In spite of his electoral success on 13th July Alexis Tsipras signed an agreement with his European partners which replicated almost completely everything he had refused previously and to which the Greek people had voted “no” on 5th July. The Prime Minister maintains that he signed the document “to prevent a catastrophe” and indicated that it would help him renegotiate his country’s debt as of the autumn. The signature of this agreement was in part Alex Tsipras’s first failure since he believed that via the referendum he could assert his will in the ongoing negotiations, but the Europeans’ resolve was further strengthened.
A month later on 13th August the Greek parliament approved the 9th austerity plan adopted by Athens to bring into effect the reforms demanded of the country by its creditors. With SYRIZA, now divided, the plan was adopted thanks to the votes of New Democracy, PASOK and To Potami.
The text dated 13th July provides Greece with a new rescue plan of 86€ billion over three years; it is the third of its kind following those of 2020 and 2012 that totalled 240 billion € in exchange for structural reforms and further, stricter austerity measures than those initially planned, such as an increase in VAT, a reduction in the minimum pension from 450 to 382€ (this will only be provided as of 67 years of age), the liberalisation of several markets and the creation of a privatisation fund as of March 2016 which will be controlled by the international creditors for the release of 50 billion €.
The privatisations have now started: 14 Greek airports including Thessaloniki, Corfu, Rhodes, Santorini and Kos have just been purchased by German companies. The freezing of the sale of these airports was one of the first things that Alex Tsipras did when he took office, having committed to relinquish no public good.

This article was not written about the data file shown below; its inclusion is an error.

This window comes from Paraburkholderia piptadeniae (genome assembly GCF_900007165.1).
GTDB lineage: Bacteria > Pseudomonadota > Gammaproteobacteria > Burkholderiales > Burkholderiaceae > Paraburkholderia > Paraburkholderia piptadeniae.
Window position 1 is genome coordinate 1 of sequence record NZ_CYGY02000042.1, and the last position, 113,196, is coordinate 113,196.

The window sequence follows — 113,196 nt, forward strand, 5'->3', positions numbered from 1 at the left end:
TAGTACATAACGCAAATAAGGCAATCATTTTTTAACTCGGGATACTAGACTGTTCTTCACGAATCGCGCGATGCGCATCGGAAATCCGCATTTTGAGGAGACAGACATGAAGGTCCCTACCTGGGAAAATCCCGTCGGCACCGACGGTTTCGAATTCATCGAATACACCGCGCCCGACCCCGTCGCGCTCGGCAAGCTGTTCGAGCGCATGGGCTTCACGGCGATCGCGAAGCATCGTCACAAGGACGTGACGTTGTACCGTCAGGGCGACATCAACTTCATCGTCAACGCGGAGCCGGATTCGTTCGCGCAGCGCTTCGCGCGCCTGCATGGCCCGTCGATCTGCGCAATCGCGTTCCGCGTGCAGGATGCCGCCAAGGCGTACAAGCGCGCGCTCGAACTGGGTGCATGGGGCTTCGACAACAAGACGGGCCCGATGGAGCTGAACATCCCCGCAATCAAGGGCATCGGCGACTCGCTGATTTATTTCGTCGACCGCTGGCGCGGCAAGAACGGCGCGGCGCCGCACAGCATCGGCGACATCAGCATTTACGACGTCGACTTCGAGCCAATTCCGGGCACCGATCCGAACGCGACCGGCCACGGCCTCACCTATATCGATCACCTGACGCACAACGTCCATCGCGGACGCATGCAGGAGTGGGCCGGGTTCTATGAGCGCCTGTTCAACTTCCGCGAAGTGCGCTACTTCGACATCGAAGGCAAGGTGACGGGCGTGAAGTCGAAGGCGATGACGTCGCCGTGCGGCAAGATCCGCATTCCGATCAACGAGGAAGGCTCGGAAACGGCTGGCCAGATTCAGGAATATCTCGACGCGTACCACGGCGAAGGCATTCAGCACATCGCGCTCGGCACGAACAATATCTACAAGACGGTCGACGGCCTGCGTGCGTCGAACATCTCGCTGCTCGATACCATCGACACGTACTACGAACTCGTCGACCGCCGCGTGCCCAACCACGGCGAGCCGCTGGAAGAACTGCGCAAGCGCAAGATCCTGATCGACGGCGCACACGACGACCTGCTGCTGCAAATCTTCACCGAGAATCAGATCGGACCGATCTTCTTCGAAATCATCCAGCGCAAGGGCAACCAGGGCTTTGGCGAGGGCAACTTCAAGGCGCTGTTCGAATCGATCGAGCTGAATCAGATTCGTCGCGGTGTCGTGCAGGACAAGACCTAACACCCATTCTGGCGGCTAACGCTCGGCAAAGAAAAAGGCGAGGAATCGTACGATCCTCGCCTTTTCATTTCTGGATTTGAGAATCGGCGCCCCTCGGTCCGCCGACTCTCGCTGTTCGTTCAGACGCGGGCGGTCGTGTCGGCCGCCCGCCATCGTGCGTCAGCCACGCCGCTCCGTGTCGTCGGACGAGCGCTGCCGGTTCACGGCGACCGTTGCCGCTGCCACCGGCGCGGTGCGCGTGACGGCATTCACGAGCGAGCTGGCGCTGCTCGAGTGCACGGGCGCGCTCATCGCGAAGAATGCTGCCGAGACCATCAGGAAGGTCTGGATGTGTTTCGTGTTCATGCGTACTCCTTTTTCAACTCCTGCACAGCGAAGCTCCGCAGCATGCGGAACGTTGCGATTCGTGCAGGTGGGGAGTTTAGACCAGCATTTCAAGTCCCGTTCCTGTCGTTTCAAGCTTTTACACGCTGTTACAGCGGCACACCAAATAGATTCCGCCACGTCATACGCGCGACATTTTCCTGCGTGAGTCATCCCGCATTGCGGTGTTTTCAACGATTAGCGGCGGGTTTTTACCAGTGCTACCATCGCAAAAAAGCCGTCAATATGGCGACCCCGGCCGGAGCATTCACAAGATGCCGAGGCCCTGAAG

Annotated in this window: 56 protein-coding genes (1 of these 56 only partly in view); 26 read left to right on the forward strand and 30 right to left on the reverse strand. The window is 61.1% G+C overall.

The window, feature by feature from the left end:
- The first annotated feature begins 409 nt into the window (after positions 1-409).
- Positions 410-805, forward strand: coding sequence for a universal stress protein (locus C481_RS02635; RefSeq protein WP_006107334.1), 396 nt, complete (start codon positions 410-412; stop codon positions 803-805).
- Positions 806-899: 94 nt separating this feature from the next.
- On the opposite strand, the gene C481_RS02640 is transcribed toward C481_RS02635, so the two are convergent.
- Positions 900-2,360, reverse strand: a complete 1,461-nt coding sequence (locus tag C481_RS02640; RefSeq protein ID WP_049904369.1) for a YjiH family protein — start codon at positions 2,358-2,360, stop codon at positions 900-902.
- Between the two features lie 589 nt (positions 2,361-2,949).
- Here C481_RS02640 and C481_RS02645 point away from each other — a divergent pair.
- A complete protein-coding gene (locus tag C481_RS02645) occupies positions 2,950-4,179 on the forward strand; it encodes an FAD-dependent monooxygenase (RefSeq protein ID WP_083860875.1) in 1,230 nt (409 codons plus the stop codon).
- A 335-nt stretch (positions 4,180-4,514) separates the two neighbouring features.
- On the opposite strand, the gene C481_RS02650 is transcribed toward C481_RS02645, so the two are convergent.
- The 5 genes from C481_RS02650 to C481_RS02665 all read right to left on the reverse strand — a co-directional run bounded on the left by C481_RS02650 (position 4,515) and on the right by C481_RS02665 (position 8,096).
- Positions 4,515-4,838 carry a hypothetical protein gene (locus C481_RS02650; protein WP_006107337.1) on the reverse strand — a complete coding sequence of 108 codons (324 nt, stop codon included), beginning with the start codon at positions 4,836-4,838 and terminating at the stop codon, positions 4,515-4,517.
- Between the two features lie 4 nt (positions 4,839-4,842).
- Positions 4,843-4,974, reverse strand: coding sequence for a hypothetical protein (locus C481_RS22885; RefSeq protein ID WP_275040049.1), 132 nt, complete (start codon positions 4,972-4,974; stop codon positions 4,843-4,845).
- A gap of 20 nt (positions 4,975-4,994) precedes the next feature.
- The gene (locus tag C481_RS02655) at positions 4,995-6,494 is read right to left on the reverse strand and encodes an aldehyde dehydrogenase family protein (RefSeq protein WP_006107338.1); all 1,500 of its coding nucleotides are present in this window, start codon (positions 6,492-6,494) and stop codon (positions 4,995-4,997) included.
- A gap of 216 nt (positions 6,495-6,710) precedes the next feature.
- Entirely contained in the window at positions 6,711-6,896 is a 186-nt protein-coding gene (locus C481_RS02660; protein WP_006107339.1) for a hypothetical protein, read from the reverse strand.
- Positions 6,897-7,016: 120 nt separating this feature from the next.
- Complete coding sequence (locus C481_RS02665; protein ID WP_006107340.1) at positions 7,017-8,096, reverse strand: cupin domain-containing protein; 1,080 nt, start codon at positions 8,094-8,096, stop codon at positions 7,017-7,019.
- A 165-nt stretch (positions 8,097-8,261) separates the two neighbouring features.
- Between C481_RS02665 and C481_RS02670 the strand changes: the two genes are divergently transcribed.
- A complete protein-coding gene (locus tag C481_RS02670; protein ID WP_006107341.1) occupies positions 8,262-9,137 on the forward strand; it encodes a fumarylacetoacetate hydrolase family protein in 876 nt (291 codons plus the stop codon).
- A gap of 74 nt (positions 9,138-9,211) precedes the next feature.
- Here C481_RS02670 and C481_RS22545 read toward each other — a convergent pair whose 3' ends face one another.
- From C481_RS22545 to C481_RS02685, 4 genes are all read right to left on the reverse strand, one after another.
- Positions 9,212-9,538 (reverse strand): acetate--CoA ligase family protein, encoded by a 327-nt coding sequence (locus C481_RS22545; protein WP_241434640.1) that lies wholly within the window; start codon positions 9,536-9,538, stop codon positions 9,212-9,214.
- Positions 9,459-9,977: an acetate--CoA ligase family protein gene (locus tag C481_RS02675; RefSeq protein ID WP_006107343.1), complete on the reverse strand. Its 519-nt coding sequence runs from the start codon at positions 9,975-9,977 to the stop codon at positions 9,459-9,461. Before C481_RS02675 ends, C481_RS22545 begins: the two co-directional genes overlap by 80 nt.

A first tranche of assistance to Greece totalling 26 billion € was released on 20th August the day the Prime Minister presented his resignation. This money should enable Athens to recapitalise its banks (10 billion €), and it helped the country reimburse the ECB – 3.4€ billion and the bridging loan granted by the creditors last month (7.2 billion €). The rest of the sum will be used to reimburse 1.5 billion € to the IMF in September. The remaining 3 billion € will be paid to Athens at the end of November once the Europeans have undertaken an audit of the implementation of the reforms.
Many economic analysts question the effectiveness of the measures demanded of Greece. The rescue plan does not include any public debt relief, which now totals 177% of the GDP and the sustainability of which is still a key issue. “I am still resolutely convinced that the debt has become unsustainable,” declared the IMF General Director Christine Lagarde on 14th August. The IMF indicated that it would confirm its participation in the rescue plan only if the Europeans put debt relief on the agenda.